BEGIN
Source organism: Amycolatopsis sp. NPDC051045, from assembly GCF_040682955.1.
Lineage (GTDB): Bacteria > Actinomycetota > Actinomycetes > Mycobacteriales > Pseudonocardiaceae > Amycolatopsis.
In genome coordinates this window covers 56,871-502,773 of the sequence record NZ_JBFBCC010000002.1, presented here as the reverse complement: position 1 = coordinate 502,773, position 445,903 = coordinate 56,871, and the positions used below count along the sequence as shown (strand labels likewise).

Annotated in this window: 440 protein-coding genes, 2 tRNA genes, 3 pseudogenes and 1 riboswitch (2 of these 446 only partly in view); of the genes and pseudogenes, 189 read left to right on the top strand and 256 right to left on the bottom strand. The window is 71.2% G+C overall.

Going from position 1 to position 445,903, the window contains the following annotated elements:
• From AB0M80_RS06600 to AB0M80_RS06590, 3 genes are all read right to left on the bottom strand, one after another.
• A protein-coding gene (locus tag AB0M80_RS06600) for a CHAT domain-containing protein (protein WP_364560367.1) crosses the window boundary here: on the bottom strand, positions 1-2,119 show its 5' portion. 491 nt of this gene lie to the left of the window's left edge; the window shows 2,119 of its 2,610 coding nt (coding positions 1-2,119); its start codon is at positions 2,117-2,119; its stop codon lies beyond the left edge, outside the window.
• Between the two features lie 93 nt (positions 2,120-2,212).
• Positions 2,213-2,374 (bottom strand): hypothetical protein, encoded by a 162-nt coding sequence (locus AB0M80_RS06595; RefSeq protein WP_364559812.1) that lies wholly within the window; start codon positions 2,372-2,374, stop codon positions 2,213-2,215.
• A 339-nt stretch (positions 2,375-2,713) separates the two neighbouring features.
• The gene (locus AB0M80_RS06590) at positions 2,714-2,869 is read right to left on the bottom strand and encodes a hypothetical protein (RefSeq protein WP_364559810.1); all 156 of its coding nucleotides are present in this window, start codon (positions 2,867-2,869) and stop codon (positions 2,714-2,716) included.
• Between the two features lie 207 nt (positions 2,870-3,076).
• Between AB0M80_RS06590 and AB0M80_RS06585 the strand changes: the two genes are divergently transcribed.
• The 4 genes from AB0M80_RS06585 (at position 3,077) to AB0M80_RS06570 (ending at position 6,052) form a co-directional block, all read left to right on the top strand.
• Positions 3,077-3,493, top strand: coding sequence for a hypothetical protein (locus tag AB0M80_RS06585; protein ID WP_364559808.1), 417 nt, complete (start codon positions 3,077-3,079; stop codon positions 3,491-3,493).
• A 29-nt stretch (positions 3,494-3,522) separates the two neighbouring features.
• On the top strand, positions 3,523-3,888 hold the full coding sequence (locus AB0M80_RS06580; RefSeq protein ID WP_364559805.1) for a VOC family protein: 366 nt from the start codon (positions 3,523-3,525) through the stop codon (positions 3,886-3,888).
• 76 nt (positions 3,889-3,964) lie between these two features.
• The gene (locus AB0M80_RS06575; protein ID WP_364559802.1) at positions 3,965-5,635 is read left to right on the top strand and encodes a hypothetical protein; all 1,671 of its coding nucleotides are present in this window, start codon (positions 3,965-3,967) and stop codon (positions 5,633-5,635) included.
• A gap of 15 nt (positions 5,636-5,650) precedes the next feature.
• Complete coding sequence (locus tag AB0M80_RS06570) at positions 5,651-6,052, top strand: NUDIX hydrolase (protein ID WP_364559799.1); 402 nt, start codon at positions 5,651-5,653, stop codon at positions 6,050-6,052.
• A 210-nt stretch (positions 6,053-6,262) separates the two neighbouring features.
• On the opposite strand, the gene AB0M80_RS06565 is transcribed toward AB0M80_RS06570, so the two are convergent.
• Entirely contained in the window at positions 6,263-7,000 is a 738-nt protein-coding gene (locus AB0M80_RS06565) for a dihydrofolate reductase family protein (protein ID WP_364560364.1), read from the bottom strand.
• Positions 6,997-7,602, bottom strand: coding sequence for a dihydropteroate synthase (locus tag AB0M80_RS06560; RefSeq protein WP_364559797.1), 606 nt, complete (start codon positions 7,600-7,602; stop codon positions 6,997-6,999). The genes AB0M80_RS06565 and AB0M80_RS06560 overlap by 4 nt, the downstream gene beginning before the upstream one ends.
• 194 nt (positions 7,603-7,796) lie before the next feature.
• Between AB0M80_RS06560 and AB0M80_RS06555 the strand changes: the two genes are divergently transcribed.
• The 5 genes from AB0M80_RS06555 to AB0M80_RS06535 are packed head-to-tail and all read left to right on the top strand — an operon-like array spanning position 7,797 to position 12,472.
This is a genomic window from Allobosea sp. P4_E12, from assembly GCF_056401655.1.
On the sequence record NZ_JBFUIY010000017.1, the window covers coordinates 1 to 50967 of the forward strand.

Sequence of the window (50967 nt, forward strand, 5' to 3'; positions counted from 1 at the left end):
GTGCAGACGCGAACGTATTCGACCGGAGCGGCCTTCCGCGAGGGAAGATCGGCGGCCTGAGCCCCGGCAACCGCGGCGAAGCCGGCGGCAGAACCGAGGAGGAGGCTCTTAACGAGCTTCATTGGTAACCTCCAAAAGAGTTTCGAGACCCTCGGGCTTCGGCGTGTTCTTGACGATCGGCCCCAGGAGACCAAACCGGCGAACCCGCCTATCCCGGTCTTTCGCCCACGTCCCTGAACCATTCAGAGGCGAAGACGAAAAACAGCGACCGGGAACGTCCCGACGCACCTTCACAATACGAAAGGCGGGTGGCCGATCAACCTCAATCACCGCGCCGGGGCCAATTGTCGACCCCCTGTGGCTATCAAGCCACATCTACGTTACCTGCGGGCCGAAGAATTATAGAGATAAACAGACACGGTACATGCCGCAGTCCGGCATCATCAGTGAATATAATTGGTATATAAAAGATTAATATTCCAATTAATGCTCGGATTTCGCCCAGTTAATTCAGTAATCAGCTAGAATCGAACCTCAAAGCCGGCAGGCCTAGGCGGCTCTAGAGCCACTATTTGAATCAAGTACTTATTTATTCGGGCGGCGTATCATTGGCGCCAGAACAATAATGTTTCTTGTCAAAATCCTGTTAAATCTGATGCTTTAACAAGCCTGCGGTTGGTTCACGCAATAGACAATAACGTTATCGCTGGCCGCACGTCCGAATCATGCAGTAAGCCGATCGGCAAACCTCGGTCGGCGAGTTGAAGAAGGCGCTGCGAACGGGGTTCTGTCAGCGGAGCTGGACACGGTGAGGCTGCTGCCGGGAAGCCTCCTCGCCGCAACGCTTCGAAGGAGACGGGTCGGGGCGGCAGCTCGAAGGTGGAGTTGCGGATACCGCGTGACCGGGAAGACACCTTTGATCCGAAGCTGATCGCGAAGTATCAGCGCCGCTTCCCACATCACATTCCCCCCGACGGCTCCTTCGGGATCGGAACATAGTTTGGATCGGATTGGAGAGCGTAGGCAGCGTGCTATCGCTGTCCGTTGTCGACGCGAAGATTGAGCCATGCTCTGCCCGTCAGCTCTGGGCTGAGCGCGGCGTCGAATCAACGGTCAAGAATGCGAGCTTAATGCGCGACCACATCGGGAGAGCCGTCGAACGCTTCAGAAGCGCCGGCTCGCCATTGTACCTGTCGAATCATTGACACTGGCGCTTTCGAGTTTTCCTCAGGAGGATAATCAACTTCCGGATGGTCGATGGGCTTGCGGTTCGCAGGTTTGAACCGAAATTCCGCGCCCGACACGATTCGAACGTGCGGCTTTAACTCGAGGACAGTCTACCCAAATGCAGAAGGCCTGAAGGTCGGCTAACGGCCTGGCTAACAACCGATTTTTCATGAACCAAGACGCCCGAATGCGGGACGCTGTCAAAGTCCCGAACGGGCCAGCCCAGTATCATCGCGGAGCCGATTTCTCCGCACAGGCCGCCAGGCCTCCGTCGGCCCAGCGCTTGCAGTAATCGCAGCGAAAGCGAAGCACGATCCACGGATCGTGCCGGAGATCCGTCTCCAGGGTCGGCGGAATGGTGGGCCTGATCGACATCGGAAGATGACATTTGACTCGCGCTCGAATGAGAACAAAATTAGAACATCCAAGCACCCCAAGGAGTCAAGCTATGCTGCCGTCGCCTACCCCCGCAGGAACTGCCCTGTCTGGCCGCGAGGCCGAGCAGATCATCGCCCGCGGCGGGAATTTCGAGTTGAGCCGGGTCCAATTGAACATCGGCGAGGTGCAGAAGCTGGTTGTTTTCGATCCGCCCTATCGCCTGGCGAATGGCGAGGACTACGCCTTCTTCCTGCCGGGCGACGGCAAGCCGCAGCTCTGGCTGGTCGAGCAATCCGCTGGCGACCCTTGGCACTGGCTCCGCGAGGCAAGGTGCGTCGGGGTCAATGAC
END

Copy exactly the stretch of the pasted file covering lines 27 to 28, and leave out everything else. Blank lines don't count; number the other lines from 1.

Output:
• Between AB0M80_RS06560 and AB0M80_RS06555 the strand changes: the two genes are divergently transcribed.
• The 5 genes from AB0M80_RS06555 to AB0M80_RS06535 are packed head-to-tail and all read left to right on the top strand — an operon-like array spanning position 7,797 to position 12,472.